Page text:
A case like Green's is unusual, but he felt it would be "highly appropriate" to contact police or the child protection team if you see children in a place or a situation which makes you feel suspicious.

Police would far rather check out a false alarm than not be contacted in a situation where abuse is taking place.

"With the service we offer now, we would say if you have concerns, please tell us," said Insp Gooch.

"We can see to the investigation and the background checks and we will do this without disclosing your identity to the person that you have informed us about."

So how do you keep your children safe from somebody plausible like Green, or the other paedophiles jailed in recent weeks, Melvyn Potter and Mark Clark?

"For parents, it's a case of going back to basics," said Insp Gooch. "You need to know where your children are going – if they are visiting somebody, what is so attractive that they need to go there and what is the motive behind the person inviting them?

"There are basic precautions which parents need to take. You don't just take their word for what they are going to do, you check up and make your own inquiries.

"I understand the difficulties with children of a certain age group, but really you need to know where your children are because these people that have ulterior motives will deliberately create an environment to attract children."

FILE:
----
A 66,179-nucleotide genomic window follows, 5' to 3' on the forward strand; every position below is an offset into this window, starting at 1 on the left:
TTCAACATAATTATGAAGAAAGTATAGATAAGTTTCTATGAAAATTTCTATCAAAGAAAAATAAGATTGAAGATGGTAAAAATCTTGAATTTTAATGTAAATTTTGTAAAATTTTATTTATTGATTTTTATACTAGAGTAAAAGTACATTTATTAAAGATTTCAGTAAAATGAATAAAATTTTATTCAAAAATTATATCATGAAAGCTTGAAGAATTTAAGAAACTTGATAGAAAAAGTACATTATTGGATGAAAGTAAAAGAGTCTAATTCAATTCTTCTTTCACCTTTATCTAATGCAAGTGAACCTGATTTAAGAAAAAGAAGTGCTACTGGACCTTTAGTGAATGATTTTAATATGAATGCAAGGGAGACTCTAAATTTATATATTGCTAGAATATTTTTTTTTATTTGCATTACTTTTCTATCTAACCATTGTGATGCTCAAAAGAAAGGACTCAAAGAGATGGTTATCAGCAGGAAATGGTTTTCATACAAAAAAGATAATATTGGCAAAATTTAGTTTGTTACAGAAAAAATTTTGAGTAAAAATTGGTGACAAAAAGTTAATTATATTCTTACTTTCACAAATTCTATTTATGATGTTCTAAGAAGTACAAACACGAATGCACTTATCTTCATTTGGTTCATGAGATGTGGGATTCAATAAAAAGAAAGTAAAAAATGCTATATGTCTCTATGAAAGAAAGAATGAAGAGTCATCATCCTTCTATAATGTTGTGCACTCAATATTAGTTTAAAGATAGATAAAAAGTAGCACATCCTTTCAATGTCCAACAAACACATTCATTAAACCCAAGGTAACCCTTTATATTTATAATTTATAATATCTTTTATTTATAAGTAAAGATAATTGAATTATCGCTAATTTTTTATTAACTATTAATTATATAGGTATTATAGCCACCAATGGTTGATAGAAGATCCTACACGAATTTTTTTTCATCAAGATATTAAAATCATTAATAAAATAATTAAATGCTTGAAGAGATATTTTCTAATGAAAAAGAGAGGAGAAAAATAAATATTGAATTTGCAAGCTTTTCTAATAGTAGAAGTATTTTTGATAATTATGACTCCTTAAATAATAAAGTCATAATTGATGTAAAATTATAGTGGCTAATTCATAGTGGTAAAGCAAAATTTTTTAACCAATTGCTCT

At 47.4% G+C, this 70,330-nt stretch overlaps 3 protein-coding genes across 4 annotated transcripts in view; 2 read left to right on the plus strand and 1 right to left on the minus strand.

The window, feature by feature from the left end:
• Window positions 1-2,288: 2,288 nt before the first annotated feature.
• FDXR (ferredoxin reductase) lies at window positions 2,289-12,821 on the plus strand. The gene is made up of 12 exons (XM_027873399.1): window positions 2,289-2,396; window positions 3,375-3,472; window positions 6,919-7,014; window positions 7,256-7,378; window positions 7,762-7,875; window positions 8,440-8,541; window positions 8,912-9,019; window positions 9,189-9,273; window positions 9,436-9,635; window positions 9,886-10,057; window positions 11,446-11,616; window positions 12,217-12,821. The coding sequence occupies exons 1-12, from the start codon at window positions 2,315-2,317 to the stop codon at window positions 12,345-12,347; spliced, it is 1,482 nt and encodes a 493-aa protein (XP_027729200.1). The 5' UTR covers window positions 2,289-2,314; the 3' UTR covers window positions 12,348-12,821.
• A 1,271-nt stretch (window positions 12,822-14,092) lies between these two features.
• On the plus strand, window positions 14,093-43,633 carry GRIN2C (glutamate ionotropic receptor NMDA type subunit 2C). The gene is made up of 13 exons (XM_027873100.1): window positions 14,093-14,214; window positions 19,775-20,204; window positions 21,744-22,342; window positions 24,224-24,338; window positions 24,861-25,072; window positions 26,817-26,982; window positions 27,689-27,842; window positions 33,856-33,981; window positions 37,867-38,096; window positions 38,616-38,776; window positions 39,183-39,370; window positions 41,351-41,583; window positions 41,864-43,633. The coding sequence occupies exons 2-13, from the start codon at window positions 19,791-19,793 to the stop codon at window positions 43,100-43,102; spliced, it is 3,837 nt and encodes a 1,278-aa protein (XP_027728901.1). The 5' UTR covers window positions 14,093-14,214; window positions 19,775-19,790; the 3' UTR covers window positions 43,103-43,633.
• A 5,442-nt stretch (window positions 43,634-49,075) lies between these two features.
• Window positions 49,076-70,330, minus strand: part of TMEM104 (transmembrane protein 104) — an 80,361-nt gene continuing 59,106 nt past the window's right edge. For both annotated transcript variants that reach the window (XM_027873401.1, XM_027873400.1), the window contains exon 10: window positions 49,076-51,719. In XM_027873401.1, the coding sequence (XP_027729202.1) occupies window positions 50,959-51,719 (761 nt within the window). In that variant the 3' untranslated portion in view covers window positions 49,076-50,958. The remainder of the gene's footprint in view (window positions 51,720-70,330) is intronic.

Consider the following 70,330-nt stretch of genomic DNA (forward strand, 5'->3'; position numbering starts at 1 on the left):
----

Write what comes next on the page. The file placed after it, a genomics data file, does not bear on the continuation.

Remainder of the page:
He said abusers would often target children who are slightly vulnerable, perhaps going for loners.

Green's case was just one in a number of disturbing recent court cases which have deeply worried parents and left them wondering whether it is safe to let children out of their sight for even a minute.

However, the message from the Suffolk Area Child Protection Committee is that youngsters do need to learn to be independent and take part in clubs and leisure activities.

But it is important that parents check out all these activities first – and ensure proper child protection measures are in place.

"When parents go to check out any leisure activity they should ask if staff are trained in child protection," said Insp Gooch.

He said bona fide organisations would welcome this and be only too happy to explain the measures in place, designed to protect both children and staff. For instance, it is important to avoid any situations which leave a member of staff alone with a child.